This opening sequence, which gives the back-story lacking in Sendak’s version, works as well as it does because it mirrors so closely the events on the island of the Wild Things, from their famous Wild Rumpus to their fort-building and dirt-clod fight to their general destructiveness that ruins all the things they love best. In fact, Where the Wild Things Are may be the best exploration of a child’s anger in a children’s film. Jonze and Eggers capture so well the exasperation and seemingly inexplicable rage that appears in children coping with a world too difficult to process in any other way.

 

When adapting Fantastic Mr. Fox to feature-length, Wes Anderson had a somewhat less daunting task. Roald Dahl’s 1970 novel is a chapter-book for young children. Classic works like James and the Giant Peach, Charlie and the Chocolate Factory, and Matilda all have been successfully adapted into films, usually keeping Dahl’s penchant for weirdness but not retaining all of his cruel wit.

Anderson’s adaptation strives for utter faithfulness (though with some additional characters and adjustments to Dahl’s more elliptical ending), which is unsurprising for two reasons. First, Anderson says that a copy of Fantastic Mr. Fox was the very first book he personally owned. It was not a family book but was his alone, and he read it countless times with the pride of ownership enhancing his entry into the private world of Dahl’s fantasy. And secondly, Anderson may be the most detail-oriented filmmaker alive, rivaling even the great control-mavens George Lucas and James Cameron. Instead of using today’s reigning medium for children’s films—pure digital animation—Anderson decided upon stop-motion shot at twelve frames per second (rather than the typical twenty-four) to emphasize the lurching quality of old-style stop-motion. Anderson has said that he initially thought that he would be less involved with the daily production of the film given the technical requirements, but in fact the use of pliable figurines increased his ability to control the appearance of every shot, even every frame of the film.

Anderson’s hyper-attentiveness to detail can raise charges of mere formalism, and some critics find the emotions of his films too cool and the performances, sets, dialogue, and costumes too stylized. But I think this view of Anderson misses how each of his films is so intensely personal. To cite just one detail, he had his own tailor design the suit that Mr. Fox wears throughout the film in the same cut and from the same corduroy Anderson himself wears.

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Fantastic Mr. Fox is essentially a deconstructed heist film, hearkening back to Anderson’s first feature Bottle Rocket (1996). During a chicken thieving misadventure, our titular hero (with the voice of George Clooney) promises his pregnant wife (Meryl Streep) that if they escape he will settle down and give up his criminal ways. Cut to several years later—with the first intertitle in a running gag about calculating human time versus fox time—where Mr. and Mrs. Fox inhabit a quiet hole with their son Ash (Jason Schwartzman). The ostensible cutesiness of this scenario is undercut by many nicely acerbic touches. Mr. Fox admits to a friend that he is suffering a mid-life crisis, plagued by thoughts of “existentialism.” This marks perhaps the first time the word “existentialism” has appeared in a children’s film. Mr. Fox’s middle-age ennui does not prevent him from viciously devouring his breakfast in one of the film’s several reminders that much like the Jonze movie, Anderson is dealing with wild creatures. Retaining the viciousness of the story—broken goose necks, drunken farmers, tails lost to gunfire—shows a faithfulness to Dahl’s vision. For Dahl, the child’s mind need not be sterile or sentimental. Anderson does not go as deeply as Jonze into the anger of children, but he maintains a reality where dangers are real, injuries are likely, and where “existential” dissatisfaction truly threatens the basic goodness of a life.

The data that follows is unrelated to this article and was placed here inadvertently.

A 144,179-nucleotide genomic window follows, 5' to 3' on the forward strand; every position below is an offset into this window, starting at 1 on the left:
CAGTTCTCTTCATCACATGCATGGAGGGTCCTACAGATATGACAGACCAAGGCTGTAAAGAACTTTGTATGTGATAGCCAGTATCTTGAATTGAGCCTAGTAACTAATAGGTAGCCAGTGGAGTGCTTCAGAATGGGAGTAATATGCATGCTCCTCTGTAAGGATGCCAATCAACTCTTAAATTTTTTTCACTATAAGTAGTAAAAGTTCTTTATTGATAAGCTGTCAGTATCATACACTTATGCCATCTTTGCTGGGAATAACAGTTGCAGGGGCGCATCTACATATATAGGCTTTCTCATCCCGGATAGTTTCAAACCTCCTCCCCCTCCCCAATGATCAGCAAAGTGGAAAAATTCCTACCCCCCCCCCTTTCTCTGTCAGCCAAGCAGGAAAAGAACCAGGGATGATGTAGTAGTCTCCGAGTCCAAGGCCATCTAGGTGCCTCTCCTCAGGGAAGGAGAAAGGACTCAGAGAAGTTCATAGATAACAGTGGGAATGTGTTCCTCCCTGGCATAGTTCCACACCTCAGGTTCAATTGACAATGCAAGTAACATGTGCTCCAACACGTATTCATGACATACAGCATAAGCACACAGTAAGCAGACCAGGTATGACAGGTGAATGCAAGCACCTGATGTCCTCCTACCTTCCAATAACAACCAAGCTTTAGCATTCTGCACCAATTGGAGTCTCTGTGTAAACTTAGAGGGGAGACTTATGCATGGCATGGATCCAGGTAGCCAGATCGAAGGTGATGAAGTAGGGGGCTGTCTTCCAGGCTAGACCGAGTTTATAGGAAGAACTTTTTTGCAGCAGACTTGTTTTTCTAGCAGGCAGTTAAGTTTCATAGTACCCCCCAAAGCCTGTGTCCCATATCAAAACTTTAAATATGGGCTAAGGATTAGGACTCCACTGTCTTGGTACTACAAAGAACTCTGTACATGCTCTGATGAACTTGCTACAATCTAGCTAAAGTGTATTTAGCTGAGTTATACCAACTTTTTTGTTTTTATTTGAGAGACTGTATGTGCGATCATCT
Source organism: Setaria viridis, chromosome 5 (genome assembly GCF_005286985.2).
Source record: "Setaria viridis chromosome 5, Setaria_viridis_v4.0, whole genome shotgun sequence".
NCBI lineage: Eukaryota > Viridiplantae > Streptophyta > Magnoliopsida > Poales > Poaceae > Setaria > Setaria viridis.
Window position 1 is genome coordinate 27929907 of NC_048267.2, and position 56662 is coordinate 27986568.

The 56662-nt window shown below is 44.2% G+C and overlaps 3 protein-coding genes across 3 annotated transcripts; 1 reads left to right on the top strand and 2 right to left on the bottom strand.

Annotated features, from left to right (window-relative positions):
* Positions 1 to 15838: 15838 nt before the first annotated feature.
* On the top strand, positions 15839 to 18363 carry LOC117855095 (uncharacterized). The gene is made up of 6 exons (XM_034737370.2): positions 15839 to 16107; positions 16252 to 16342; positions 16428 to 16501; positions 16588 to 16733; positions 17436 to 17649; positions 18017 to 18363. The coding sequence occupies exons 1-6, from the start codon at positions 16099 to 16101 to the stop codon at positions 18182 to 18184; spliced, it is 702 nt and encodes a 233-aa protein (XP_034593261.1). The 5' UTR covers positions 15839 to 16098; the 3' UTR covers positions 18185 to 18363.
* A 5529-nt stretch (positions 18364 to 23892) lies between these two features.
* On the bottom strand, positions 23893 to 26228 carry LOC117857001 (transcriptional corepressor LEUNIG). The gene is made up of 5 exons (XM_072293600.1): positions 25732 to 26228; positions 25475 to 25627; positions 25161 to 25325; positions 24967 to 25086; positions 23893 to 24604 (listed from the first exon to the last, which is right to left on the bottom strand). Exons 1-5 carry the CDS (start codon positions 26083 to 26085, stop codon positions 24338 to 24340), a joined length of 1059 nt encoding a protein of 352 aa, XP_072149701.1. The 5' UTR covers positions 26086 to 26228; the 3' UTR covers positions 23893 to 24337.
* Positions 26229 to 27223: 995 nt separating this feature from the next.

What each of these films demonstrates is an enthusiasm for the medium, not just in terms of its capacity for story-telling and characterization, but for the very means of production. Both films call attention to their craft—Jonze through his guerrilla-style camera movements and Anderson through rigorous formalism and self-conscious attention to detail. Calling attention to the auteur behind the work could open them up for criticism: they seem to be in love with the form of filmmaking at the expense of the film itself. But I think that this charge would be short-sighted. I would rather have the distinctive, engaging voice of a hipster auteur than the non-descript filmmaking-by-committee style found in many Hollywood productions. Jonze and Anderson might be Lost Boys, akin to other eccentric 1990s cinema geniuses like Quentin Tarantino and Paul Thomas Anderson. But they have managed to make the films that their peers’ kids might watch—and this accomplishment is anything but easy.

 

Charles Andrews is Assistant Professor of English at Whitworth University.